August 24, 2011
Why some recover faster than others
In the aftermath of the riots, the image of hundreds of local people wielding brooms became a symbol of community resilience. Carnegie UK Trust has been exploring the nature of resilience – what factors determine a community’s ability to withstand disaster and recover more quickly than others. From the devastation wrought by Hurricane Katrina to the floods that swept through Cumbria, the report offers some fascinating insights and inspiring tales of communities fighting back
Why some recover faster than others
Community Resilience – a handbook based on global experience
The Fiery Spirits Community of Practice has launched a new handbook packed with inspiring stories about how communities are preparing for and coping through difficult times. Beginning with Cumbria’s experience from the floods of November 2009, the book takes the reader on a journey from remote Scottish communities to inner city London, and from New Orleans after Hurricane Katrina to Ireland after the credit crunch.
The book Exploring Community Resilience is produced by a network of community activists, professionals and policy makers which is supported by Carnegie UK Trust. The network is run by its members who use the website www.fieryspirits.com and face-to-face events to support each other building more resilient, vibrant communities. At its heart is a new framework for understanding community resilience, presented as a ‘compass’ to navigate the topic, while challenging communities to examine whether they have covered all the points they need to on the compass.
Carnegie UK Trust Chief Executive, Martyn Evans, says this is a practical guide to help bring the issue out of theory into practice:
“Exploring Community Resilience is about inspiring communities across the UK and Ireland – and beyond – to plan for their futures. It is about seeing how people and businesses can work together to improve their chances of coping with challenges that might otherwise damage their economy, their environment and the wellbeing of their people. The handbook offers practical approaches based on real experience.”
The book was written through an actively collaboration of contributors with real-world experience of weathering storms who came together through workshops and online. It sets out to introduce and translates for a lay audience some of the most useful academic insights into resilience, weaving in current and recent media stories to open a discussion about the bigger policy implications of resilience thinking.
Exploring Community Resilience mixes strong design with illustrated case studies and web links to live projects while also offering materials for a workshop that people can use to make sense of ‘community resilience’ in their own context.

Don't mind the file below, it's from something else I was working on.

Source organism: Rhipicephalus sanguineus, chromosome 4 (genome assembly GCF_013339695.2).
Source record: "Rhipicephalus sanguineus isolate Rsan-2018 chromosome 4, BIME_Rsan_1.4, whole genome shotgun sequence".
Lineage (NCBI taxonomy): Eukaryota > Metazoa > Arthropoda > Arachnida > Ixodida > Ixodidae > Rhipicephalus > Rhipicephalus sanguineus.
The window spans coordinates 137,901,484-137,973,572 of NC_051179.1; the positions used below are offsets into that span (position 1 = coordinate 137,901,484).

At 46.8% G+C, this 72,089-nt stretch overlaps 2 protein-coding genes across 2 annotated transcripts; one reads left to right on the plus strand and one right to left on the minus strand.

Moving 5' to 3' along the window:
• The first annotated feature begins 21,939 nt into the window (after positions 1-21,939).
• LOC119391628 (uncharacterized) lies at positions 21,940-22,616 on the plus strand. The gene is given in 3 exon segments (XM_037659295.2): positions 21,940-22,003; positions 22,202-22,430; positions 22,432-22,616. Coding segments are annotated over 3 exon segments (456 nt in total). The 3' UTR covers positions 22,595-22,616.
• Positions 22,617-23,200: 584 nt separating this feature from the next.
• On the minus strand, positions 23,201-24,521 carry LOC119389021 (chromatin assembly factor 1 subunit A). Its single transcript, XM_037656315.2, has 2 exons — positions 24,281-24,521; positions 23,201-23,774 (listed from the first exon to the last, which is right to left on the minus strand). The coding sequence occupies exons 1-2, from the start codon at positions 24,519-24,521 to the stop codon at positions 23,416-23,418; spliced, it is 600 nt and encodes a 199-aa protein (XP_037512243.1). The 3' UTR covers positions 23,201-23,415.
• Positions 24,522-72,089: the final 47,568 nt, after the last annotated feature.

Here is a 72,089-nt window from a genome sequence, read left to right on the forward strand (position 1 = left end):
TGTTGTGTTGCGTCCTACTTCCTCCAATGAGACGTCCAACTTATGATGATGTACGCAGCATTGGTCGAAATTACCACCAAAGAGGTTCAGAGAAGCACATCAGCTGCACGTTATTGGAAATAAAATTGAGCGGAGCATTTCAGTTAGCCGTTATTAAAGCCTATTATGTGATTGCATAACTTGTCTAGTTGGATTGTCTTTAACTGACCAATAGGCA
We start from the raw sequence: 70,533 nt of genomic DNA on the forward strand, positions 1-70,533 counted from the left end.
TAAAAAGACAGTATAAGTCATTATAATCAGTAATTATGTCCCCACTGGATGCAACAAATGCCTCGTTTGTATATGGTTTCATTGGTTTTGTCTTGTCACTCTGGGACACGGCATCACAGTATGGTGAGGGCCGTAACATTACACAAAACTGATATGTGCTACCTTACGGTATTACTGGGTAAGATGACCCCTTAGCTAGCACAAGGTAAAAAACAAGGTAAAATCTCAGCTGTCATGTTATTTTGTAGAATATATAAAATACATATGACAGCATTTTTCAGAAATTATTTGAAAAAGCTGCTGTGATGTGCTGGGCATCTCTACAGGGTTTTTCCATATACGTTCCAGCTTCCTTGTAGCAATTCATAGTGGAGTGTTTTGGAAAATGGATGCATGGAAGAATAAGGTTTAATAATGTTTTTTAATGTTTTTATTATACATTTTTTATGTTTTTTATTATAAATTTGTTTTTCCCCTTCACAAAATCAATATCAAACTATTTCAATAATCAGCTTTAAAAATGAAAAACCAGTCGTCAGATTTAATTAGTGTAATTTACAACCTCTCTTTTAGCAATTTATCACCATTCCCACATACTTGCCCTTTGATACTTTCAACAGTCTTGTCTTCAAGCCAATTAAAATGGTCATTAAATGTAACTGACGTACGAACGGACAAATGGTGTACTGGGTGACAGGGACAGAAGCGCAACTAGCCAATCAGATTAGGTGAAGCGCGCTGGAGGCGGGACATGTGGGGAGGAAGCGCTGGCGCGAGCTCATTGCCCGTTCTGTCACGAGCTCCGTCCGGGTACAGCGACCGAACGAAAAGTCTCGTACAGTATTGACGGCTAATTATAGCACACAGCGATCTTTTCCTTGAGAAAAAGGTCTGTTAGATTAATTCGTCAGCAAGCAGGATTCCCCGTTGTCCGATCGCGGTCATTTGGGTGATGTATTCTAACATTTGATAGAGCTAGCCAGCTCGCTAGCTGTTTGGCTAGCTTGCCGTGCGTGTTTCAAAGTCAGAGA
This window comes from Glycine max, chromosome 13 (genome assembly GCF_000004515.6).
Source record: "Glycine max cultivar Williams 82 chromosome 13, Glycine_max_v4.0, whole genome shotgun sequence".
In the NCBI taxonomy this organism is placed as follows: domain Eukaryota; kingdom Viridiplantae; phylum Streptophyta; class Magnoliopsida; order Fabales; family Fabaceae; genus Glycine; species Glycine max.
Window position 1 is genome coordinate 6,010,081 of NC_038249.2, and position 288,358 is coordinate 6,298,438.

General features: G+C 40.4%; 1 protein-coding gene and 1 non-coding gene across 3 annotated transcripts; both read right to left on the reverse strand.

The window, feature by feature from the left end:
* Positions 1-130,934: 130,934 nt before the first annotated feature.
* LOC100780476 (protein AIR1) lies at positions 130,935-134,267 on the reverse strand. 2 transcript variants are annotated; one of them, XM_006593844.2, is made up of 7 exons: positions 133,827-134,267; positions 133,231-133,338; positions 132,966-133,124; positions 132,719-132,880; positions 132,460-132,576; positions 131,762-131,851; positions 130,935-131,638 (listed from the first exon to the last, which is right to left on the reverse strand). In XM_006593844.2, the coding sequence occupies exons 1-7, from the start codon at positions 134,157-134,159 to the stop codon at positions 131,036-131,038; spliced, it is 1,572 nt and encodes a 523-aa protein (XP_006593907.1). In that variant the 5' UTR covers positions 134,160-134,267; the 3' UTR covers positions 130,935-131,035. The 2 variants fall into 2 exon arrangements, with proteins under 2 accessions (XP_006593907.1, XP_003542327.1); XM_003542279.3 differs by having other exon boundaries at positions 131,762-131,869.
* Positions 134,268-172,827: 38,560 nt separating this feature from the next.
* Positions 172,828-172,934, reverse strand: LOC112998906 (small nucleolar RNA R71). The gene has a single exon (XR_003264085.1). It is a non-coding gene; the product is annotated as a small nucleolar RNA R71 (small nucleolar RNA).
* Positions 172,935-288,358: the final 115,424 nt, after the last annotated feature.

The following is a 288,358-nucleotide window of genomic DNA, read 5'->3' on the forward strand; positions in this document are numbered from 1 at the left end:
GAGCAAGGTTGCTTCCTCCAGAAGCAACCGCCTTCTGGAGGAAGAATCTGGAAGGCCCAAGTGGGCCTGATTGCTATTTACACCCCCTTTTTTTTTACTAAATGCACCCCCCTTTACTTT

About the Book
Exploring Community Resilience
· is packed with and based on the real-life experience of community resilience pioneers – who actively collaborated in the writing of the document through workshops and online
· introduces and translates for a lay audience some of the most useful academic insights into resilience available
· weaves in current and recent media stories to open a discussion about the bigger policy implications of resilience thinking, and
· is beautifully designed and presented, with illustrations, pictures, ‘live’ web links and even a workshop that people in communities can use to make sense of ‘community resilience’ in their own context
Reviewers have said
· Lively, easy to understand and packed with useful metaphors and practical tools for applying resilience thinking Community activist (Scotland)
· The compass model is very useable … really beneficial in my work supporting local community leaders Community development worker (Ireland)
· Brings home different aspects of resilience … the section on resilience and creativity is inspiring! Social entrepreneur (England)
· Inspiring stories that make the theory come alive – and a theoretical framework that makes sense of the stories Sustainability Academic (Wales)
· Why some recover faster than others
The book is available free of charge for online viewing at www.fieryspirits.com – and a limited number of printed copies are available to purchase from the same link for £12.50 (inc. p&p).
For more information, contact email@example.com – and follow updates on twitter @comresilience